It started when Aurora died, I told him.
Well, no, it started when I got hired at Eventive.
Actually, none of it made sense unless you went back to the day I met Robbie.
“I met this guy when I was still in high school. We seemed like a perfect fit,” I told Oak. “I moved in with him. He got me a job at Eventive.”
I didn’t go into all the gory details, but it was meeting Robbie that afternoon that set my life on the course that zigged and zagged all the way to Magnusson.
I had ditched out of my high school classes and was hanging out in a college computer lab when a student wearing his ID on a lanyard arrived and began to inspect the guts of a malfunctioning tower, muttering to himself. I’d seen him before. He had a work-study job with the campus IT department. He had dark curly hair, long fingers, and a palpable intensity as he crouched down to study the machine. “Fan’s shot,” he said when he looked up and saw me watching him. His eyes skittered away. “Probably not worth replacing. These things are junk.”
“Still better than my garbage fire of a laptop,” I said, and he stole another look at me.
We were in a computer lab at Bates College library, where I was pretending to be an undergraduate. It was a few weeks into my junior year. My grades were in the toilet, and I didn’t care. What would a high school degree get me? It all seemed like such a waste of time when I had found a whole world of learning available online. Learning I cared about. Learning I could do on my own, without the rigid schedules, endless busywork, and routine humiliations of high school.
The previous year I had been an A student. That was Allie’s doing; she had taught me how to do school. Just by hanging out with her I learned some useful hacks for my daily habits that made life easier, like paying attention to deadlines and doing my homework. What a concept. In return, I was able to help her with her algebra problems. She effortlessly excelled in most of her classes, but was easily intimidated by math and struggled to turn word problems into formulas when what she wanted to know was why John and David were rowing up the river and what would happen next.
Without her help, though, I would have struggled with English and social studies. She brought me up to speed on how to make an argument and polish a paragraph and what to do to avoid the kind of basic grammar and punctuation problems that, years later, I would see college students struggle to master. It was down to her that I knew what a run-on sentence was and what “subject-verb agreement” meant so I could pretend to be an English teacher.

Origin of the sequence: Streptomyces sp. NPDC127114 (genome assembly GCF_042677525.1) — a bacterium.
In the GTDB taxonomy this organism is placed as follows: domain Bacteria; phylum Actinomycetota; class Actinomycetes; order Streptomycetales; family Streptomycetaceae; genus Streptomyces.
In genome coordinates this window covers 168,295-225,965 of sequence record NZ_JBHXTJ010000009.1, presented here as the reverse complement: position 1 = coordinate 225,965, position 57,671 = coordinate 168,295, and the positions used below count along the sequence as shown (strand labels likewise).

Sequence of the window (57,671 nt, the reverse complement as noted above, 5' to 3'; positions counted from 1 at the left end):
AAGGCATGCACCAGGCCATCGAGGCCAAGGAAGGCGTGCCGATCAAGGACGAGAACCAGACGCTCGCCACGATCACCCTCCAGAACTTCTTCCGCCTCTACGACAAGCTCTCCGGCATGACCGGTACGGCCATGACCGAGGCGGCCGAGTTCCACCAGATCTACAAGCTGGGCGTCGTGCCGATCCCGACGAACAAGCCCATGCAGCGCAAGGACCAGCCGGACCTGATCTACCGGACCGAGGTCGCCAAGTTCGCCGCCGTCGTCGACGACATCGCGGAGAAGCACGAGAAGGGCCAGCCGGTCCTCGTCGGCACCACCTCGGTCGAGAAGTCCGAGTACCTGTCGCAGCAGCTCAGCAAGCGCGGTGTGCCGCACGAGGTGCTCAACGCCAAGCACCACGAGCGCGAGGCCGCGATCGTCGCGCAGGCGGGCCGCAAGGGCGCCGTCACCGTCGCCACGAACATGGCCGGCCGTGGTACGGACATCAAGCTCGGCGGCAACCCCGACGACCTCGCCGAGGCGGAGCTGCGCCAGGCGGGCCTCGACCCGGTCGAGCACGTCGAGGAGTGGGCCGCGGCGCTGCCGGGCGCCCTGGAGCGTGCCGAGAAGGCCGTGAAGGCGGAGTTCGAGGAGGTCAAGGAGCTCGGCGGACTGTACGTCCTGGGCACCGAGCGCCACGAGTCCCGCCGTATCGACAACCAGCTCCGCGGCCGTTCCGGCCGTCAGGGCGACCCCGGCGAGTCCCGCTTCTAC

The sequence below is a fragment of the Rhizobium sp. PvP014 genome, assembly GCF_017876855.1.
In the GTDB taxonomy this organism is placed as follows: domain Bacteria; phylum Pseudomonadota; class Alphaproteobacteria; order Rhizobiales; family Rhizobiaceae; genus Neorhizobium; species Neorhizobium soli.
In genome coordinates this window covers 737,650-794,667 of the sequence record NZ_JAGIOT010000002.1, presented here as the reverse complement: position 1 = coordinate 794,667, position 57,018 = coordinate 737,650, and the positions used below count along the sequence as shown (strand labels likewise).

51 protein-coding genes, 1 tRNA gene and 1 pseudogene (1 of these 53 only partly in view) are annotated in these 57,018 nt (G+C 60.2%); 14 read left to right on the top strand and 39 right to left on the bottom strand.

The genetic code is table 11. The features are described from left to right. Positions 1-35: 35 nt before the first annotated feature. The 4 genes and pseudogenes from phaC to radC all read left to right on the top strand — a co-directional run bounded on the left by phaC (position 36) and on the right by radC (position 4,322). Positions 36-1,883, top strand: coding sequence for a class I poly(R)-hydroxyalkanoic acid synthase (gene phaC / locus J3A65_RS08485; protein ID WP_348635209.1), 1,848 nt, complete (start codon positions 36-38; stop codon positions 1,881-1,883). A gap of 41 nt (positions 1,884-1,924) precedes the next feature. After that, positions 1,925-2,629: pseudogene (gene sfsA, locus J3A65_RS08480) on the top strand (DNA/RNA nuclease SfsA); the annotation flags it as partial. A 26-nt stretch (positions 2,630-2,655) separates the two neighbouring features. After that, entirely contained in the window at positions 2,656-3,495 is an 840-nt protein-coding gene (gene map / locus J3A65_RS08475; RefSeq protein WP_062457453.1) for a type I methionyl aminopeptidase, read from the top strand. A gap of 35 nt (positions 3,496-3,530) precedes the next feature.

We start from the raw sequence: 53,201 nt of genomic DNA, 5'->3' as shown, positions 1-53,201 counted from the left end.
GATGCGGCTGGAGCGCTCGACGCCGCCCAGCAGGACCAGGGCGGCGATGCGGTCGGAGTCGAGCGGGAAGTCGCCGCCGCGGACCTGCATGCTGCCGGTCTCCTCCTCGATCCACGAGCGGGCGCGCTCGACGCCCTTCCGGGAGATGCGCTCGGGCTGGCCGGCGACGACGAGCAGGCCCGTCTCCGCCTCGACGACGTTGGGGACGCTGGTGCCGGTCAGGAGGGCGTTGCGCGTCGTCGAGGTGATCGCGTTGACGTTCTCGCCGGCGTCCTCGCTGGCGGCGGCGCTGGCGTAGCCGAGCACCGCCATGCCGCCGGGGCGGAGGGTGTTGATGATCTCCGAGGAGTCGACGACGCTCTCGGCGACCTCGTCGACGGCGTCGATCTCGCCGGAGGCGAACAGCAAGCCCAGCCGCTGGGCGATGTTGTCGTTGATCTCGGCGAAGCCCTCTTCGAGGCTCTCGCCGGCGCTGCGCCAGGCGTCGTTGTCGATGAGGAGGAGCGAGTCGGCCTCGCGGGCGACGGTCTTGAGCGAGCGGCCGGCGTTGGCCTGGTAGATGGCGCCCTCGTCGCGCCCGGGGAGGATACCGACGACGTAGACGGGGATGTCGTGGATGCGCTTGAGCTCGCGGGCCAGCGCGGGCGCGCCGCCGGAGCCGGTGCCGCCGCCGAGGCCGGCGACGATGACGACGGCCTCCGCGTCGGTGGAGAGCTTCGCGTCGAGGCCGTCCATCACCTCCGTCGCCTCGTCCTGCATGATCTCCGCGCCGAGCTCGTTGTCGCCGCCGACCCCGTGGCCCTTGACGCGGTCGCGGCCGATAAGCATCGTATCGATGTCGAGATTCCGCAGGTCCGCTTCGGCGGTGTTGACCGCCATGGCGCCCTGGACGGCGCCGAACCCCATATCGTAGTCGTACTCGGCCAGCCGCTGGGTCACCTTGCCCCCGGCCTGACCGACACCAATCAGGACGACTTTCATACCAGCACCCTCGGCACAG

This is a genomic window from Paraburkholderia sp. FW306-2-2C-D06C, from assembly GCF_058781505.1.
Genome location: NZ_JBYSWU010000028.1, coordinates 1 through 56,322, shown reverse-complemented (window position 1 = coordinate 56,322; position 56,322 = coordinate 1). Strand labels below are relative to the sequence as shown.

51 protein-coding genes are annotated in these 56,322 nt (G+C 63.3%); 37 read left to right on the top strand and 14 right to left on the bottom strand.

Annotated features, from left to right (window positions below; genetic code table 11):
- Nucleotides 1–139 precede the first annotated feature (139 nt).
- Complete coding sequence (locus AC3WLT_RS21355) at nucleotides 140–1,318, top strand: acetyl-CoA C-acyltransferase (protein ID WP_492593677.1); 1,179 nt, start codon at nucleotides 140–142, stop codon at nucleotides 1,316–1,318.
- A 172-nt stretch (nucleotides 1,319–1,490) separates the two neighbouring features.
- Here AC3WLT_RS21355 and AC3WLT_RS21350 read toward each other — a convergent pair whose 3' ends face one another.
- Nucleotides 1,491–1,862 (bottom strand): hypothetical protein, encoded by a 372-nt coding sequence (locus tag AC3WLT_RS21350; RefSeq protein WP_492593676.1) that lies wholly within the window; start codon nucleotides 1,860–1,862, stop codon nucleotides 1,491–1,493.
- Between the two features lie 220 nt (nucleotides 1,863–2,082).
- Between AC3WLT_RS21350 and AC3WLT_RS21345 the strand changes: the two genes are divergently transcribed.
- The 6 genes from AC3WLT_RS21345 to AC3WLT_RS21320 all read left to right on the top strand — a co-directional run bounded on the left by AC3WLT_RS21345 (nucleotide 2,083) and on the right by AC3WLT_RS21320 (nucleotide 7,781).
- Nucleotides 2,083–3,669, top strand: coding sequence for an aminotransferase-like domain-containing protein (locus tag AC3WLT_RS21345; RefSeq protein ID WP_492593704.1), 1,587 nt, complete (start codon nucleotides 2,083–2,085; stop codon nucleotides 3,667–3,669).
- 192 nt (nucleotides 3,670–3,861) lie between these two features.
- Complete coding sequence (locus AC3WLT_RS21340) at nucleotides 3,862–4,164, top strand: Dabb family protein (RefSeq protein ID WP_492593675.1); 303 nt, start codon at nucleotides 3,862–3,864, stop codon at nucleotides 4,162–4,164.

After my mother kicked me out, I stayed with Allie’s family for the whole of my tenth grade year, having a cake for my sixteenth birthday, opening presents on Christmas morning with her family, helping out in the kitchen and doing chores, finishing homework at the kitchen table with the other kids. It was a weird interlude of Norman Rockwell life, a strange practice run of who I could be if I just made an effort to fit in and act normal. But by the end of that year, things were changing. Allie signed up for the drama club and was spending most of her free time in rehearsals and hanging out with the theatre kids. I joined Math Counts and the computer club. After another student sold me his old laptop for cheap I dialed back on the homework and spent most of my free time online, working on my programing skills and hanging out in the IRC channels where I felt at home, shitposting and code-wrangling among the nerds.
In the summer before my junior year, I moved back in with my mother, who was single again and lonely. I got a job in a restaurant and Allie got a job with a veterinarian. She got a boyfriend, and when they broke up she got another one; I didn’t get a boyfriend, not even one. By the time school started again we only had one social studies class in common. We were still friends, but we weren’t as close as we had been, that temporary interlude of being almost sisters.
That was the year I began hanging out daily on the campus of Bates college, dying my hair electric blue and doing my best to wear the same kind of clothes as the college students: hoodies, black tees, and the kind of ripped-up jeans that wealthy kids bought pre-tattered. Paying attention to my surroundings and doing what I could to blend in was good training for adopting identities that weren’t mine, something that would come in handy later, though I didn’t know it at the time.
All I knew was that there were some computers in the library that you could use to access the internet without a campus login. They were better than the high school computers because they were newer and faster and didn’t require the annoying workarounds it took to get past the spyware and filters that all the school computers had. The internet speed in the college library was a lot faster and more reliable than the wifi signal I had to mooch off unsecured routers when school was out. (My mother claimed she had electromagnetic hypersensitivity so we couldn’t have internet at home, but the truth was she didn’t want to pay for it.) Most of the college students used their own laptops, so I could squat on a PC and spend hours working on whatever I wanted without anyone batting an eye.